By Jeff Berardelli CBS News December 10, 2018, 11:27 AM Is El Niño to blame for the big Southern storm?
Last Updated Dec 10, 2018 11:49 AM EST
Heavy rain and mudslides in California, flooding in Texas, and up to 2 feet of snow in North Carolina — all these recent weather events are symptoms of the infamous climate phenomena called El Niño. For months now we have been on the verge of an official El Niño, but so far the climate community has not pulled the El Niño trigger. Officially there is an "El Niño Watch," but an El Niño Alert may be issued any day, indicating the phenomena has officially begun.
The El Niño phenomenon is, by definition, a periodic warming of the waters in the equatorial central and eastern Pacific Ocean. When this happens vast amounts of heat is released into the atmosphere. This heat disrupts normal weather steering patterns, which can have big consequences to global and regional weather.
El Niño expert Tony Barnston from the International Research Institute (IRI) for Climate and Society at Columbia University says some El Niño criteria are still missing. "Although the sea surface temperatures are clearly at El Niño levels, the atmosphere is just not yet participating much." In other words, right now the ocean criterion is met, but the atmosphere has yet to respond in the way it should.
Lisa Goddard is the director of the IRI, which specializes in climate forecasting. She says the equatorial Pacific warming has been very broad, and less specific to the typical El Niño area. As a result there is a lack of temperature gradient between the west and east Pacific. That seems to be limiting the equatorial atmosphere response.
But just north of the equator, south of Hawaii, there is some hint that the atmosphere is starting to join the party as clusters of thunderstorms are developing. Barnston hypothesizes this may be a culprit fueling the strong Pacific jet stream, resulting in a very active El Niño-like storm track across the southern U.S.
The consequences of every El Niño are different depending on the strength of the warming in the equatorial Pacific and the interaction with other weather patterns around the globe. However there is a common theme to most El Niños in the U.S., and that is a strong southern jet stream, meaning frequent storms with heavy rain and snow from Southern California to Texas and Florida. Often on the northern edge of these systems, during winter, you can get some very heavy snowfalls.
On Sunday, western parts of North Carolina and Virginia experienced a once-in-a-decade type snowfall with amounts of 1 to 2 feet piling up in some areas.
But before the storm could continue up the East Coast, where it would have made for a paralyzing Nor'easter from Washington D.C. to Boston, it moved out to sea. Very typical of El Niño.
It doesn't always happen this way. Although many storms do escape off the Southeast coast, El Niño winters are known for the occasional blockbuster Nor'easter, when the active southern jet stream manages to merge with Arctic air plunging south from Canada.
Considering the U.S. is already experiencing El Niño-like impacts, with no official El Niño, what does this mean for the upcoming winter? That depends on future developments in the Tropical Pacific. If El Niño conditions continue to progress we may see a strong sub-tropical jet stream establish itself from the area near Hawaii, with moisture careening into the Southwestern U.S. This type of atmospheric river event is commonly known as the Pineapple Express and can invigorate an already stormy weather pattern.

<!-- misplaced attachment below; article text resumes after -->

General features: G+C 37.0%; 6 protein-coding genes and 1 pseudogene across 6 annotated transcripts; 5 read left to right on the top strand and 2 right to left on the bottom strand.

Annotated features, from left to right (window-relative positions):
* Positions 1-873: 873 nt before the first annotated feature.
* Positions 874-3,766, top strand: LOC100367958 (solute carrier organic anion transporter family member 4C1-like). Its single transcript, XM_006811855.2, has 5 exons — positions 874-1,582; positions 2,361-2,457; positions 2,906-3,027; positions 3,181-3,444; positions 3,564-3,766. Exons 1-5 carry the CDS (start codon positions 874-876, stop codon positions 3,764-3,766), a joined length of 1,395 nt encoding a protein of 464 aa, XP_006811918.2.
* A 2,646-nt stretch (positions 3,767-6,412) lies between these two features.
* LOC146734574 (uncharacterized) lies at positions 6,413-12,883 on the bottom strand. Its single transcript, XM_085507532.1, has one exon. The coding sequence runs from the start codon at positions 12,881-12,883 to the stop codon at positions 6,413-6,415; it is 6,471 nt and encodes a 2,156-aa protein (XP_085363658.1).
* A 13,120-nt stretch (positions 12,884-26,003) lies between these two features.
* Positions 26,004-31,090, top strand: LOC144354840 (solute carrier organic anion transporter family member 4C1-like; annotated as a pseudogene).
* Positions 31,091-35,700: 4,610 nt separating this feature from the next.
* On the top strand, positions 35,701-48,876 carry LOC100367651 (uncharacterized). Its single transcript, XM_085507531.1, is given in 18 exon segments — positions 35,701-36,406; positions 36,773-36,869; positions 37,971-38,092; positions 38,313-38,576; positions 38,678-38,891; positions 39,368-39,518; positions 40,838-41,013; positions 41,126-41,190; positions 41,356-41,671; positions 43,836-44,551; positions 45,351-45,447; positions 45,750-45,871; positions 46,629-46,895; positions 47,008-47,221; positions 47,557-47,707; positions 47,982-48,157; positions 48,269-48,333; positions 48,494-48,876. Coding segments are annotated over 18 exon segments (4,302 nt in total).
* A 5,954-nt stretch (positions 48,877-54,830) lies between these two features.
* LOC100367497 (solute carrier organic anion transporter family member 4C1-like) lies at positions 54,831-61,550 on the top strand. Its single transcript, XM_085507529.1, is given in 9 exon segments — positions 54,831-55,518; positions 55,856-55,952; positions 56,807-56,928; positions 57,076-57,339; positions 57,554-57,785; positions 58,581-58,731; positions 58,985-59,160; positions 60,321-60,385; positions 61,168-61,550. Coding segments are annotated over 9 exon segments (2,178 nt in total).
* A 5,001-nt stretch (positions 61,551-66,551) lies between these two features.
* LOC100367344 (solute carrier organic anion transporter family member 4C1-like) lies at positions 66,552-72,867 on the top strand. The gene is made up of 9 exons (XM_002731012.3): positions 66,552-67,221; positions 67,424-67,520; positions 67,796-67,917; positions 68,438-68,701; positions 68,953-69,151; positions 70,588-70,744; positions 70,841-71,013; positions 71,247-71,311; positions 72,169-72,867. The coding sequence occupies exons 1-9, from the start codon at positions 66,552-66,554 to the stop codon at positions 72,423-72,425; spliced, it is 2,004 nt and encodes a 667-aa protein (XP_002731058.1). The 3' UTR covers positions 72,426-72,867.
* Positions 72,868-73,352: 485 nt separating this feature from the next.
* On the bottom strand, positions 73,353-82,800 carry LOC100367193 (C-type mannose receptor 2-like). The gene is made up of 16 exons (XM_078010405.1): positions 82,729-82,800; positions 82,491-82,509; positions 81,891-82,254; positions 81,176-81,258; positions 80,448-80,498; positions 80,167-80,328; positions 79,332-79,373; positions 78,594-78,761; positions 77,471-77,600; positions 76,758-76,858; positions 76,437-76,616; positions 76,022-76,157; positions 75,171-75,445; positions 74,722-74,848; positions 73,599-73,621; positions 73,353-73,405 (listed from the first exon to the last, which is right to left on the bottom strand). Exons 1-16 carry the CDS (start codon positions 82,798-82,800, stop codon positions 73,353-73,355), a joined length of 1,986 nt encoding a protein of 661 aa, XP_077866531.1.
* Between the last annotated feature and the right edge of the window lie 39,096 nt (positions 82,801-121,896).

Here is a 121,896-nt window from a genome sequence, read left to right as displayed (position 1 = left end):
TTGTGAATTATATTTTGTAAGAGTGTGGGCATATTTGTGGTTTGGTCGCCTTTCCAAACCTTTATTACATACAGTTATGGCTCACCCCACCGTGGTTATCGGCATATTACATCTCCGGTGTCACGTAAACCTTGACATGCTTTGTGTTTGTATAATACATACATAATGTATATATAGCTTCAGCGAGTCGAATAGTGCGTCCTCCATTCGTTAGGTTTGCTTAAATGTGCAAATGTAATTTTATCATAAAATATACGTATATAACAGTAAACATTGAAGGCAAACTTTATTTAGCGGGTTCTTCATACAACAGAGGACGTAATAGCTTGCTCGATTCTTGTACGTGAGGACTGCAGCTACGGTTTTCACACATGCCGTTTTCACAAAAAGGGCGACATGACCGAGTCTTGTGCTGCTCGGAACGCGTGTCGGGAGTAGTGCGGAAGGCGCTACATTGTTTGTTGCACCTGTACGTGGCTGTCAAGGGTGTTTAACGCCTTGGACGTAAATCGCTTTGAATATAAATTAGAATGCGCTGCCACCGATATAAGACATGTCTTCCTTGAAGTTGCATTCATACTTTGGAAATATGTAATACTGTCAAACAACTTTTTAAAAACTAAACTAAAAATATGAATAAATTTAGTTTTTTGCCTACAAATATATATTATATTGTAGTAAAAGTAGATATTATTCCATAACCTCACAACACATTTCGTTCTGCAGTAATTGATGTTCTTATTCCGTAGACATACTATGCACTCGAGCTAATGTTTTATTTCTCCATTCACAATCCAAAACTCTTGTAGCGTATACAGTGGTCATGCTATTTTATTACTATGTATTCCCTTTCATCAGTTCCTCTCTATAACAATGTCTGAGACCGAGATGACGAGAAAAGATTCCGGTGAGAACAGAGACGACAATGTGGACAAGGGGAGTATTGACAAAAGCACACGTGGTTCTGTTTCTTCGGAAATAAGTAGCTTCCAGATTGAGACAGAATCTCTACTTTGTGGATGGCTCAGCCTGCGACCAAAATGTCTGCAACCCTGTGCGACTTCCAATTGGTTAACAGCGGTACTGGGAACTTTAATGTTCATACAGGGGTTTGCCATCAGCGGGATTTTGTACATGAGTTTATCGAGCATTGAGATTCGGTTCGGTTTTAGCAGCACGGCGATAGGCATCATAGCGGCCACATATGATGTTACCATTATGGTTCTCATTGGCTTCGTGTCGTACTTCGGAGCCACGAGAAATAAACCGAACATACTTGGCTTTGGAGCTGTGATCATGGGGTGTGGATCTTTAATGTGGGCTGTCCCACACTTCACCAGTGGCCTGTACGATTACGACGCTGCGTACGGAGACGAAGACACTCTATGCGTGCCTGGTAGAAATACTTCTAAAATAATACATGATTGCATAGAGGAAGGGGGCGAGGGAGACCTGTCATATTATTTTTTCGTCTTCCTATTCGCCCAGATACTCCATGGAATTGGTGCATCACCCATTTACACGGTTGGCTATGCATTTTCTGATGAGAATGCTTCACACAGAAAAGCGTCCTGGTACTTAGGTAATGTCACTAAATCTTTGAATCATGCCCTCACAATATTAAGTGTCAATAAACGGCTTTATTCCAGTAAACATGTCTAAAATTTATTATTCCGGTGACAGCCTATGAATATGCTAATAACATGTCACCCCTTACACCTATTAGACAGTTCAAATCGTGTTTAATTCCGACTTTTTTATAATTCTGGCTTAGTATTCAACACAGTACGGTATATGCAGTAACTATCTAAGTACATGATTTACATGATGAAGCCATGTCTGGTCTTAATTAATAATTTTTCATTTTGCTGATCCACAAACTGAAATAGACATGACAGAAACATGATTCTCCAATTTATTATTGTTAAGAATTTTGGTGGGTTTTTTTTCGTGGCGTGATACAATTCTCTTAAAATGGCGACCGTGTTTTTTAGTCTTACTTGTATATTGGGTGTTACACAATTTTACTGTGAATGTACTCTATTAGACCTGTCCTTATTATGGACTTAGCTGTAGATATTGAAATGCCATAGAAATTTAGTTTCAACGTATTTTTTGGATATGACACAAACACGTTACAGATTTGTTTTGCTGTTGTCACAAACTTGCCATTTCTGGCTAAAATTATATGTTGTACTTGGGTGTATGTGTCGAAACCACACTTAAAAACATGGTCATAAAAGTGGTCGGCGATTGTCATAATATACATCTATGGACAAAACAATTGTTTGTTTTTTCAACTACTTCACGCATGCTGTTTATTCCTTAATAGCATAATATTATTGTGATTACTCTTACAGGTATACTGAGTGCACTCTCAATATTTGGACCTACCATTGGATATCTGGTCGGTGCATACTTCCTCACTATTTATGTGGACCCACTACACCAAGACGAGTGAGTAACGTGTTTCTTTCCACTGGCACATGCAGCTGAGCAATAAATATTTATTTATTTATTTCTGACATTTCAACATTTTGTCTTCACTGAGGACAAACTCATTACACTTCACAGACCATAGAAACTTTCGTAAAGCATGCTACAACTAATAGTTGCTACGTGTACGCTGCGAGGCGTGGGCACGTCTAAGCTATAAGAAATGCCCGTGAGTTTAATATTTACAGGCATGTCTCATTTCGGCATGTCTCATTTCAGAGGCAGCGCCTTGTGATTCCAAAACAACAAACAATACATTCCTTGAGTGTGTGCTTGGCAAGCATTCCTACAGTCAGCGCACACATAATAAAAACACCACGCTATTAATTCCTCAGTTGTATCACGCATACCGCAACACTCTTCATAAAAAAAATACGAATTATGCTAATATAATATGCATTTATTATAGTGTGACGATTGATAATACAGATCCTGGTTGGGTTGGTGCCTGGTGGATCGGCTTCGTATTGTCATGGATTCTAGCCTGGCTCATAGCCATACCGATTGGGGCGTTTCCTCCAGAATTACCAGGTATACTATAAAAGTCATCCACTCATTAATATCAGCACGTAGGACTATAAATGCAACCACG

So when will we know if El Niño has formed? According to Barnston, a decision is coming soon. By 5 p.m. Monday the group of U.S. scientists charged with evaluating and forecasting El Niño will cast their votes. On Thursday they will announce their decision to the public.
The decision as to whether to declare an official El Niño may seem like semantics, but it can be life or death in the developing world. El Niño events can be extremely impactful to agriculture, livelihoods and local economies across areas like Indonesia, South America and Africa. In March of this year the U.N. adopted standard operating procedures (SOPs) to guide humanitarian action before an El Niño or La Niña event.
Andrew Kruczkiewicz, a researcher at Columbia University working with the United Nations to establish early action plans, says these SOPs establish a guide for what actions need to be taken, by whom and when, once there are warning signs of an impending event.
Action plans like these are becoming even more important as climate change becomes more pronounced. A recent paper published in Geophysical Research Letters, a scientific journal, finds that in a warmer world El Niños are likely to cause even more extreme swings in climate-related phenomena like heat waves, rainfall and wildfires, regardless of changes in El Niño intensity.
But El Niño intensities may also change. In a commonly cited paper in the scientific journal Nature Climate Change, the authors find evidence that global warming may double the frequency of extreme El Niño events in the coming decades, from once every 20 years to once every 10 years. If this projection is right, with more extreme El Niño events humanity should prepare for more extreme swings in natural disaster.